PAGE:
Structure and functional analysis of a Ca2+ sensor mutant of the na+/ca2+ exchangerChaptal, V., Ottolia, M., Mercado-Besserer, G., Nicoll, D.A., Philipson, K.D., Abramson, J.
(2009) J.Biol.Chem. 284: 14688-14692
- PubMed: 19332552
- DOI: 10.1074/jbc.C900037200
- PubMed Abstract:
The mammalian Na(+)/Ca(2+) exchanger, NCX1.1, serves as the main mechanism for Ca(2+) efflux across the sarcolemma following cardiac contraction. In addition to transporting Ca(2+), NCX1.1 activity is also strongly regulated by Ca(2+) binding to two ...
The mammalian Na(+)/Ca(2+) exchanger, NCX1.1, serves as the main mechanism for Ca(2+) efflux across the sarcolemma following cardiac contraction. In addition to transporting Ca(2+), NCX1.1 activity is also strongly regulated by Ca(2+) binding to two intracellular regulatory domains, CBD1 and CBD2. The structures of both of these domains have been solved by NMR spectroscopy and x-ray crystallography, greatly enhancing our understanding of Ca(2+) regulation. Nevertheless, the mechanisms by which Ca(2+) regulates the exchanger remain incompletely understood. The initial NMR study showed that the first regulatory domain, CBD1, unfolds in the absence of regulatory Ca(2+). It was further demonstrated that a mutation of an acidic residue involved in Ca(2+) binding, E454K, prevents this structural unfolding. A contradictory result was recently obtained in a second NMR study in which Ca(2+) removal merely triggered local rearrangements of CBD1. To address this issue, we solved the crystal structure of the E454K-CBD1 mutant and performed electrophysiological analyses of the full-length exchanger with mutations at position 454. We show that the lysine substitution replaces the Ca(2+) ion at position 1 of the CBD1 Ca(2+) binding site and participates in a charge compensation mechanism. Electrophysiological analyses show that mutations of residue Glu-454 have no impact on Ca(2+) regulation of NCX1.1. Together, structural and mutational analyses indicate that only two of the four Ca(2+) ions that bind to CBD1 are important for regulating exchanger activity.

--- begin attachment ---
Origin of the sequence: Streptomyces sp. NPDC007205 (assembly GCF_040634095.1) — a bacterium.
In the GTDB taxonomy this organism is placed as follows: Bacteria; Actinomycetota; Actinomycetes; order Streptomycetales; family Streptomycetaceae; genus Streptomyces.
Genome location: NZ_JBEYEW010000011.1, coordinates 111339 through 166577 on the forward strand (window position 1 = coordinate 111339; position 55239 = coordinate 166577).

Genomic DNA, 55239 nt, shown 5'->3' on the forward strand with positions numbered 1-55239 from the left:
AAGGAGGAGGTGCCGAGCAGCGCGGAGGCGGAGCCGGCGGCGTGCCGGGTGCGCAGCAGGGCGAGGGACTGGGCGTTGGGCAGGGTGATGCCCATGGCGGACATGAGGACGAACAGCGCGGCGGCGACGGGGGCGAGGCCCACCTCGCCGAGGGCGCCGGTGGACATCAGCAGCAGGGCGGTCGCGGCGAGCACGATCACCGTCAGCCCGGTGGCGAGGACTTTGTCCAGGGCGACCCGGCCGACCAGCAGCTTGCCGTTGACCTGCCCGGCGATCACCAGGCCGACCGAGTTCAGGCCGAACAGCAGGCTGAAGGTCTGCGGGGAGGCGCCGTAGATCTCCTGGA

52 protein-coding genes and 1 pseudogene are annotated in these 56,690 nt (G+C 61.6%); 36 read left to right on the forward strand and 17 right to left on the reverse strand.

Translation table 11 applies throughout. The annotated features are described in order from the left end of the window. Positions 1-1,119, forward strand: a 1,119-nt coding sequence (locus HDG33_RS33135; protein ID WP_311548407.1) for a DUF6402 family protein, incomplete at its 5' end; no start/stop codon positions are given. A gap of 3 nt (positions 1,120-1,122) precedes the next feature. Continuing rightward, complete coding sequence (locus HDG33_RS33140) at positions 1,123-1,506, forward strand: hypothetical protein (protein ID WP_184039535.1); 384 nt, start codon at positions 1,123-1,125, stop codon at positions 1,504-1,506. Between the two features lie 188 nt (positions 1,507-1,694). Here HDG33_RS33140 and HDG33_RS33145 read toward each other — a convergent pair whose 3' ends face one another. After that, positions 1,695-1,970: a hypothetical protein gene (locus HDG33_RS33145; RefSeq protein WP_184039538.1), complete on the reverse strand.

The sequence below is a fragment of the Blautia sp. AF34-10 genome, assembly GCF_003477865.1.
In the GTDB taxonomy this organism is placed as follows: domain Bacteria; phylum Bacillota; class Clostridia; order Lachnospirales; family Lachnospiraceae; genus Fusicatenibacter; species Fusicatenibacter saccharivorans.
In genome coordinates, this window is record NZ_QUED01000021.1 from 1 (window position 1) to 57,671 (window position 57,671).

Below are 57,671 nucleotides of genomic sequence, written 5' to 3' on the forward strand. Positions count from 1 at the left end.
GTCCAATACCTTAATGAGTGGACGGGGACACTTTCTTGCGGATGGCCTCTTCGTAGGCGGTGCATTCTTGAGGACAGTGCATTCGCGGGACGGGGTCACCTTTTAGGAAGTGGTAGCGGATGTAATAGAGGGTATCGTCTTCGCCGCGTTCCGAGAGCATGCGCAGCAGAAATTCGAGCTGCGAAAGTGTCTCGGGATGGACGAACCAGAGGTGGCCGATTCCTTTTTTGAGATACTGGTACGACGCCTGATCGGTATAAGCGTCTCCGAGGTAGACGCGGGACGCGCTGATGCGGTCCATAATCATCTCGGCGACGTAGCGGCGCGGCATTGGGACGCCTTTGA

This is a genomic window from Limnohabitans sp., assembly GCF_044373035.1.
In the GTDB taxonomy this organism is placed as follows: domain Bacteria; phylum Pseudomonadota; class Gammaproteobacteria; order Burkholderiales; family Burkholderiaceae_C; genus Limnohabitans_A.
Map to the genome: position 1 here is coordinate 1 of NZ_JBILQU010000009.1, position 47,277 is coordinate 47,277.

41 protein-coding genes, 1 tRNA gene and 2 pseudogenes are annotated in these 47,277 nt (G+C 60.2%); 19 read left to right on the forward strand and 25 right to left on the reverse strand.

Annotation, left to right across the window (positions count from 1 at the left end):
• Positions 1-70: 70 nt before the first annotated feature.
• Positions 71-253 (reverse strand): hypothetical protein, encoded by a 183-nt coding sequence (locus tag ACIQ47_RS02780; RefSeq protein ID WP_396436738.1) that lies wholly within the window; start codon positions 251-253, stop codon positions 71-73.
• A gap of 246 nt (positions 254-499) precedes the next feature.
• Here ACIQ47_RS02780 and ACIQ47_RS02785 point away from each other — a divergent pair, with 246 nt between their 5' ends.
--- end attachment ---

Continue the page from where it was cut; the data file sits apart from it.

Department of Physiology and Cardiovascular Research Laboratories, David Geffen School of Medicine at UCLA, Los Angeles, California 90095, USA.